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The Tufts Daily
Where you read it first | Wednesday, November 29, 2023

Kim Jenkins talks clothes, culture in the 1920s and today

Mary Ann Rush (1902-1933) is pictured dressed in a long, drop waist dress and feather boa in the 1920s.

Content warning: This article includes mentions of racial violence.

Thinking of similarities between the 1920s and today, fashion may not be the first thing to come to mind. However, the seemingly superficial changes in clothing both then and now speak to similar moments of social upheaval, dually framed by pandemics, changing gender norms and body positivity and changing race dynamics and discourse. Earlier this month, WGBH's "Curiosity Desk" hosted “BostonTalks: The 1920s and Now," which explored these ideas through a virtual interview with Nicholas A. Christakis, a professor, social scientist and physician at Yale University and Kim Jenkins, a professor at Ryerson University and founder of the Fashion and Race Database. 

One of the first topics Jenkins discussed was the iconic flapper dress of the 1920s. With a loose tubular silhouette, it marked a sharp turn from traditional corsets.Jenkins also observed that many young women wore their hair in short bobs to accompany the more androgynous look. The overall style both allowed women more physical movement and showed their rejection of the traditional female attire and form in favor of more gender fluidity. These shifting aesthetics mirrored historical changes for women with suffrage and increasing presence in the workplace since the beginning of World War I.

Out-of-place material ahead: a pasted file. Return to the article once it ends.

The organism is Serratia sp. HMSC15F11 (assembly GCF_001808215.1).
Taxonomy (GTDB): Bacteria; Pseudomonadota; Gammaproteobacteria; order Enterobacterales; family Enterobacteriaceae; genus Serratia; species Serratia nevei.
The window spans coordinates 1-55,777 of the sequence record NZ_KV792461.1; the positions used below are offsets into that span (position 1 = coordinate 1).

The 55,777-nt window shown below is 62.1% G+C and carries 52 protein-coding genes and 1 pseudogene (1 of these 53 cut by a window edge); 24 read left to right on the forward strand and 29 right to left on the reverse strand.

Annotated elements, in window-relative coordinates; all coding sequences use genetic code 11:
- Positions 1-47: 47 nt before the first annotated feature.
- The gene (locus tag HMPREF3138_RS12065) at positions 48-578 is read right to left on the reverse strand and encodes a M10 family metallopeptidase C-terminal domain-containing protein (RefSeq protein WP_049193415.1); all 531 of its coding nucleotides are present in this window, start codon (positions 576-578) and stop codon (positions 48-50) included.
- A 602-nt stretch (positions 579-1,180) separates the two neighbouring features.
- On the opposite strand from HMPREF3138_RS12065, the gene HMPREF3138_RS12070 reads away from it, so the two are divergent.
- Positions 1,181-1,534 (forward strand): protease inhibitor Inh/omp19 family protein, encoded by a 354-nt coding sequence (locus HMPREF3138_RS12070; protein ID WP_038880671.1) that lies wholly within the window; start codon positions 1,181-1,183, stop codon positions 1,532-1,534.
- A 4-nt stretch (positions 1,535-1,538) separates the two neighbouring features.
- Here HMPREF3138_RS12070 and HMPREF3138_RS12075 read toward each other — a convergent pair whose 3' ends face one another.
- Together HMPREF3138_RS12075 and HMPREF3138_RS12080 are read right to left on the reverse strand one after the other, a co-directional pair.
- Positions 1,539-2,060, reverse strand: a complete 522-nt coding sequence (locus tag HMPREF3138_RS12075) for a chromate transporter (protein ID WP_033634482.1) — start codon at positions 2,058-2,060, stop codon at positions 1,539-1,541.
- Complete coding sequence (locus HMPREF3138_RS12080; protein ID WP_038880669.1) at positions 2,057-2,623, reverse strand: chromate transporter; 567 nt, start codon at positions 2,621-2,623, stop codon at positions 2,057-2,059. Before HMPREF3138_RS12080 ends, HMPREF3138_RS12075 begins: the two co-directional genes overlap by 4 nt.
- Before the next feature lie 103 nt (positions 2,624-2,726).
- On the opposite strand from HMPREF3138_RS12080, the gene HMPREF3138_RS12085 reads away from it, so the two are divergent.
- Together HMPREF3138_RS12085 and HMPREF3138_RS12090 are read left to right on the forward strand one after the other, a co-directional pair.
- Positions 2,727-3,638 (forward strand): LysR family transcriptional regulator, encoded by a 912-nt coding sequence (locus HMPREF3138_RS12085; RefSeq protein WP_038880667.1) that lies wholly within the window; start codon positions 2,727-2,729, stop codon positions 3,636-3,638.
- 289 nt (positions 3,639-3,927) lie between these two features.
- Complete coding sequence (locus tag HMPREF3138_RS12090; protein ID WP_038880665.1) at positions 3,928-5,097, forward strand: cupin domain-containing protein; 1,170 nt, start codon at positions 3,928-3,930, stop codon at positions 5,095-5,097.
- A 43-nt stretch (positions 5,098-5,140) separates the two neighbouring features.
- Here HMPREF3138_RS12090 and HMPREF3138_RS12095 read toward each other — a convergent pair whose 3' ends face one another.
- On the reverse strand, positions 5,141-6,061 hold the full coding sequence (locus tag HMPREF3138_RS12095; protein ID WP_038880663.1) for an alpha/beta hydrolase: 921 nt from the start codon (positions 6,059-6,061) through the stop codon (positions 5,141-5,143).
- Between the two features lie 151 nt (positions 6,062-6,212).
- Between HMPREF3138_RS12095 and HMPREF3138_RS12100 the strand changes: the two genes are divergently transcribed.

Furthermore, although the dresses were simpler in shape than their corseted precedents and likely less ornate than those shown in movies and costumes today, designers certainly did not hesitate to play with detail or opulence either. The new outfits and lifestyles of many young women embraced and reflected an increasing consumer culture, aligning with their growing purchasing power and independence. 

Despite the current strain on the fashion industry due to COVID-19, Jenkins' comments also prompted thoughts of today’s consumer culture adapting in a similar manner with alternating simplicity and glitz. In some sense, dressing in sweats at home resembles the more relaxed, casual trend of the roaring ‘20s drop waist dresses. 

On the other end of the spectrum, some high fashion brands are responding to the harsh realities of our time with even gaudier outfits, as could be seen in the designs starting off the year at the most recent Paris Haute Couture Week. The Instagram account Diet Prada — whose practice of calling out copied pieces has earned it 2.5 million followers as well as begrudging respect within the fashion critic community — wondered if Valentino's humongous platform heels added this haute couture season to a trend of using over-the-top fashion statements as escapism after periods of recession and hardship. In this light, one wonders if the whimsical ornamentation of flapper dresses was also, at least partly, in response to the austerity of World War I and the 1918 influenza pandemic.